Washington Post: Trump spoke to GOP official who now wants to 'rescind' vote to certify Detroit's results

Stickers that read "I Voted By Mail" sit on a table waiting to be stuffed into envelopes by absentee ballot election workers at the Mecklenburg County Board of Elections office in Charlotte, NC on September 4, 2020. By Annie Grayer and Jeremy Herb, CNN

(CNN) -- President Donald Trump called at least one of the two Republican members of the Wayne County Board of Canvassers on Tuesday evening, before the GOP board members said Wednesday they wanted to "rescind" their votes to certify the presidential results from the county in Michigan, even though the board has already certified the results, The Washington Post reported.

Monica Palmer, a GOP board member in Wayne County, the largest in Michigan and home to the city of Detroit, told the Post she received a roughly-two minute call from the President on Tuesday, saying she felt no pressure to change her vote from him. The Detroit Free Press and Associated Press also reported Palmer spoke to Trump.

"I did receive a call from President Trump, late Tuesday evening, after the meeting," Palmer told the Post. "He was checking in to make sure I was safe after hearing the threats and doxing that had occurred."

The pushback against certifying the election is the latest long-shot strategy from the Trump campaign as it is quickly running out of legal options to challenge the presidential election result.

Trump has refused to concede that he lost to President-elect Joe Biden making false claims that he won and spreading false conspiracy theories about widespread voter fraud -- which have been repeatedly rejected in court.

The GOP board members in Wayne County threw the normally typically election certification process into chaos on Tuesday when they initially voted against certifying the county's results, leaving the board in a 2-2 deadlock.

After hours of public pressure and complaints that they were brazenly disenfranchising hundreds of thousands of voters from the majority-Black city of Detroit, the Republicans changed their votes and the certification passed unanimously.

But then Wednesday, Palmer and Republican board member William Hartmann sent sworn affidavits to the county's attorney disavowing their previous votes to certify. But given that the deadline for county certification has already passed, it is unclear what legal remedy or legitimate argument these two Republican officials can make to formally rescind their votes and undo the certification.

"There is no legal mechanism for them to rescind their vote," said Michigan Secretary of State spokeswoman Tracy Wimmer. "Their job is done and the next step in the process is for the Board of State Canvassers to meet and certify."

The Trump campaign dropped its lawsuit in Michigan alleging voting irregularities on Thursday, including the two affidavits from the GOP board members and misrepresenting that Wayne County's election results had not been certified.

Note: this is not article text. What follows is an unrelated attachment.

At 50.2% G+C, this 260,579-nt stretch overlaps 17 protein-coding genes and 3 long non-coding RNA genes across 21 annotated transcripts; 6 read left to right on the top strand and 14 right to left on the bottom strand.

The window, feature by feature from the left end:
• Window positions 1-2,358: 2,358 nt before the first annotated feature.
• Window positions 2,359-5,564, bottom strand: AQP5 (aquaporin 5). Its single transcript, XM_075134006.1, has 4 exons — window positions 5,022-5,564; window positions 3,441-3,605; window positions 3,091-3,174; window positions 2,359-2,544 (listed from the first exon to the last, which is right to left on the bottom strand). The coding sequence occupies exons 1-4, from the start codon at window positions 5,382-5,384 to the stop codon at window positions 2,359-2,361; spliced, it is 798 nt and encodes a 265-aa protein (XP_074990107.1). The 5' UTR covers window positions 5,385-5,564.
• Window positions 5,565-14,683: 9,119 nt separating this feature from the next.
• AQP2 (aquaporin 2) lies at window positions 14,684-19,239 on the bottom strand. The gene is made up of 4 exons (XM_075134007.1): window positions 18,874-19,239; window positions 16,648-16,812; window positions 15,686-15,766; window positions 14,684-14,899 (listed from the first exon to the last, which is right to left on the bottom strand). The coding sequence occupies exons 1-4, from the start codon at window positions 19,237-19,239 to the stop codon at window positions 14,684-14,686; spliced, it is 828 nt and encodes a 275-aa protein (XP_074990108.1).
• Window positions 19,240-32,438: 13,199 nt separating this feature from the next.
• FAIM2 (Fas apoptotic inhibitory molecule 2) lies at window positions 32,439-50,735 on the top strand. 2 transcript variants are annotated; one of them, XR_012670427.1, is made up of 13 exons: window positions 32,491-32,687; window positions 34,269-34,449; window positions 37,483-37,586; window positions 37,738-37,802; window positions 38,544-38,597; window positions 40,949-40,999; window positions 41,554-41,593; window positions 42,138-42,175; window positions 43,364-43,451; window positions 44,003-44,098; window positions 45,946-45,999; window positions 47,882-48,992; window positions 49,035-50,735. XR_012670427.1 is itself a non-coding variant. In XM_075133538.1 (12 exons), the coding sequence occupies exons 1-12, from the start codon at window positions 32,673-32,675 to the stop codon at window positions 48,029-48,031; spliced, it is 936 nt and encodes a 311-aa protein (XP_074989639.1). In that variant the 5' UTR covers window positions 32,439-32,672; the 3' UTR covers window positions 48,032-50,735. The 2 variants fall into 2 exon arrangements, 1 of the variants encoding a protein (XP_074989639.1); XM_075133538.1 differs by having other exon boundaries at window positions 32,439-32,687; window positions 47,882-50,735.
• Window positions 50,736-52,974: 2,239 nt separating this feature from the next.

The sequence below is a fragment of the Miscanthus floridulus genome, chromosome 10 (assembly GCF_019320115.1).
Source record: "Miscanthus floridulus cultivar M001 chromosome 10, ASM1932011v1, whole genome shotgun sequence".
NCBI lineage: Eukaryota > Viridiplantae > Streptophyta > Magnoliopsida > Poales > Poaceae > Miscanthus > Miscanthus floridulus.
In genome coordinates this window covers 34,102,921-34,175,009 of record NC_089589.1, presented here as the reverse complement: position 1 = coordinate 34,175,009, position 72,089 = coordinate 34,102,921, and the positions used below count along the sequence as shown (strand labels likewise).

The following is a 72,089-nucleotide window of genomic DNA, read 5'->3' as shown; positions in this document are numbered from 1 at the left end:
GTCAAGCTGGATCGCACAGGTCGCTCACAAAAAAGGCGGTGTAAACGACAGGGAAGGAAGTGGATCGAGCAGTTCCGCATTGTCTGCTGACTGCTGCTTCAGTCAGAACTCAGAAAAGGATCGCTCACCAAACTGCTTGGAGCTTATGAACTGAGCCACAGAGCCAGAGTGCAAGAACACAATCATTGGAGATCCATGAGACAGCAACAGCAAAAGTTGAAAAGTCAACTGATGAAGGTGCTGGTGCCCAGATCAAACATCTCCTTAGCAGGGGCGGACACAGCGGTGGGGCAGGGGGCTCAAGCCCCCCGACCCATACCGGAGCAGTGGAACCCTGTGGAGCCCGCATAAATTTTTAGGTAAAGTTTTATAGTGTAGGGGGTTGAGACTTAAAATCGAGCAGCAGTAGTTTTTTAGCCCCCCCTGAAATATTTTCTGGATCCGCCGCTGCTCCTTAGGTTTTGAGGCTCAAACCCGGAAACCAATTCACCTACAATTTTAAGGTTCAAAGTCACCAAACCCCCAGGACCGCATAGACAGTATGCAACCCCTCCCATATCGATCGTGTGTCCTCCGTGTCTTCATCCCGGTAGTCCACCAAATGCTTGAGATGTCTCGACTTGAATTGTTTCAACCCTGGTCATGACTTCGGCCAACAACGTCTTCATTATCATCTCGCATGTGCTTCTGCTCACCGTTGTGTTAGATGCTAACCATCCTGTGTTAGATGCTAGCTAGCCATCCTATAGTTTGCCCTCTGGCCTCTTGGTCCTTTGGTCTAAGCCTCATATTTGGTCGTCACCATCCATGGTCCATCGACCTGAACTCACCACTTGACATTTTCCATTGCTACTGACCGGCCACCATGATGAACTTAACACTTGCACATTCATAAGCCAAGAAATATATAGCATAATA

Certification is usually a formality, but Trump is trying to block or delay the process in key states as part of a long-shot effort to overturn his election defeat through the Electoral College. Trump's lawyer Rudy Giuliani and other allies have suggested that GOP state legislatures in battleground states Biden won should try to use a delay in certification to appoint their own slate of electors and ignore the states' popular votes for Biden.

The next step in Michigan is for the state's Board of Canvassers to certify the election results, which is scheduled for next week. That board includes two Republicans and two Democrats, and the spouse of one of the Republican board members, Norm Shinkle, filed an affidavit supporting the Trump campaign's Michigan lawsuit.

Asked by the Post if she had discussed the presidential vote count with Trump, Palmer said: "It's hard for me to describe. There was a lot of adrenalin and stress going on. There were general comments about different states but we really didn't discuss the details of the certification. ... It was not pressure. It was genuine concern for my safety."

CNN has reached out to Palmer and Hartmann about the calls.

Democratic Vice Chair Jonathan Kinloch said on Thursday that the county certification date of November 17 is a definitive deadline and that board members' votes cannot be changed after the fact. The GOP officials sent their affidavits to the county, but the action stops there. They have not filed any lawsuits to try to force the county to call a new meeting.

"There is no further action that can be taken in regards to the certification," Kinloch told CNN.

This story is breaking and will be updated.

The-CNN-Wire™ & © 2018 Cable News Network, Inc., a Time Warner Company. All rights reserved.

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